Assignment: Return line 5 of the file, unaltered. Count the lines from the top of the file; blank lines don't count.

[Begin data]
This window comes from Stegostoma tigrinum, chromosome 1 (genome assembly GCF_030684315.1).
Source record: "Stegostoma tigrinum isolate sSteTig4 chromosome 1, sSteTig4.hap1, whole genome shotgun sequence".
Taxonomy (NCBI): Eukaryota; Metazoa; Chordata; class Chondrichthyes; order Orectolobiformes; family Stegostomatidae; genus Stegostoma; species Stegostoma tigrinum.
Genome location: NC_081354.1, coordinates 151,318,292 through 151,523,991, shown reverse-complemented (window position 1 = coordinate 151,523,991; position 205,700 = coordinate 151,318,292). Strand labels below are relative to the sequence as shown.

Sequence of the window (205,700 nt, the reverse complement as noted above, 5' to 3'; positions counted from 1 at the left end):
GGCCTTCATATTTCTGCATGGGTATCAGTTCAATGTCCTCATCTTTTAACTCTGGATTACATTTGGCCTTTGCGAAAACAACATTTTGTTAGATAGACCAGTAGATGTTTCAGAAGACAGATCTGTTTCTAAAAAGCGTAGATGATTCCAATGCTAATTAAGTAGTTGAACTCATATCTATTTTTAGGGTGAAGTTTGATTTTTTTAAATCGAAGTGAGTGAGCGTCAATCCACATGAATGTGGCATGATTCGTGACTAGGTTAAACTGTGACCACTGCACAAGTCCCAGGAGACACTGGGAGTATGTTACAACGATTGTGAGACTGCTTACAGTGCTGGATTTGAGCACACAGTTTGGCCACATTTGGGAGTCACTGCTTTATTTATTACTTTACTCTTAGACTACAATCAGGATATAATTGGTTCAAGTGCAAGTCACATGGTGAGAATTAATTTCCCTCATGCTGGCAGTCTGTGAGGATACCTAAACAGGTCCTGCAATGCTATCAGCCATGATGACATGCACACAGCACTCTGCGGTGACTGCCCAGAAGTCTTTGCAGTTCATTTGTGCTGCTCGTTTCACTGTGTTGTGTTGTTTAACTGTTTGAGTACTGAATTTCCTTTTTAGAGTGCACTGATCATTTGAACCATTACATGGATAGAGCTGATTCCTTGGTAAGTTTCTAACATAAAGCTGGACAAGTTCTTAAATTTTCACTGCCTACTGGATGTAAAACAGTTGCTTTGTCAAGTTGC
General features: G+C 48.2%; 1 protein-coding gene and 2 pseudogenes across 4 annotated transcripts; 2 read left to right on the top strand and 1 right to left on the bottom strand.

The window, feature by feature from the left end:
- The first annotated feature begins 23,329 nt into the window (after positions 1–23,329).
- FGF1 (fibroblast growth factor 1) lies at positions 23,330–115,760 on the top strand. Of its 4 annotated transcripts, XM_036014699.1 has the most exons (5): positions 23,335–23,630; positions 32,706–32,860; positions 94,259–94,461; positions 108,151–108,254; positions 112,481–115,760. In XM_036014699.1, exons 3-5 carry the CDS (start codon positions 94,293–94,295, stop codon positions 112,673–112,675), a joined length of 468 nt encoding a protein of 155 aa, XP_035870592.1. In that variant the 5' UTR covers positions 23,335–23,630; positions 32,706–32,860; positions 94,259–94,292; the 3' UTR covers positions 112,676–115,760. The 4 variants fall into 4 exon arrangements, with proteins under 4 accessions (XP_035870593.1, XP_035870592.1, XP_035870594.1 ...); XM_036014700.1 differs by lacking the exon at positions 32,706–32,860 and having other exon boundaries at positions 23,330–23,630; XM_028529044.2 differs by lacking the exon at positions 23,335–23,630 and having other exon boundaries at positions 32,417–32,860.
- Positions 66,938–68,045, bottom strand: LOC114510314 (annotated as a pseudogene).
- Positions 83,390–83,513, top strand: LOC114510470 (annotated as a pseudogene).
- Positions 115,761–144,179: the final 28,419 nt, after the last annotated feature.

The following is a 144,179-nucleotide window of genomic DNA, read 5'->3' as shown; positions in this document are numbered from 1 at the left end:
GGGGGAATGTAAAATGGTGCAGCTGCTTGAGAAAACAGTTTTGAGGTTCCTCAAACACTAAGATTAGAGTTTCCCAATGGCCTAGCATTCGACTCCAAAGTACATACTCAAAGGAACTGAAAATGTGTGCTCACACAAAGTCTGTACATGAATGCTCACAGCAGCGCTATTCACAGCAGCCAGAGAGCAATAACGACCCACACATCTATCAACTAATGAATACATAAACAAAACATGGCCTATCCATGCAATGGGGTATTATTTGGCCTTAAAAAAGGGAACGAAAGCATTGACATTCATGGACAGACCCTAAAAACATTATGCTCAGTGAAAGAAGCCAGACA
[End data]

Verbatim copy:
Sequence of the window (205,700 nt, the reverse complement as noted above, 5' to 3'; positions counted from 1 at the left end):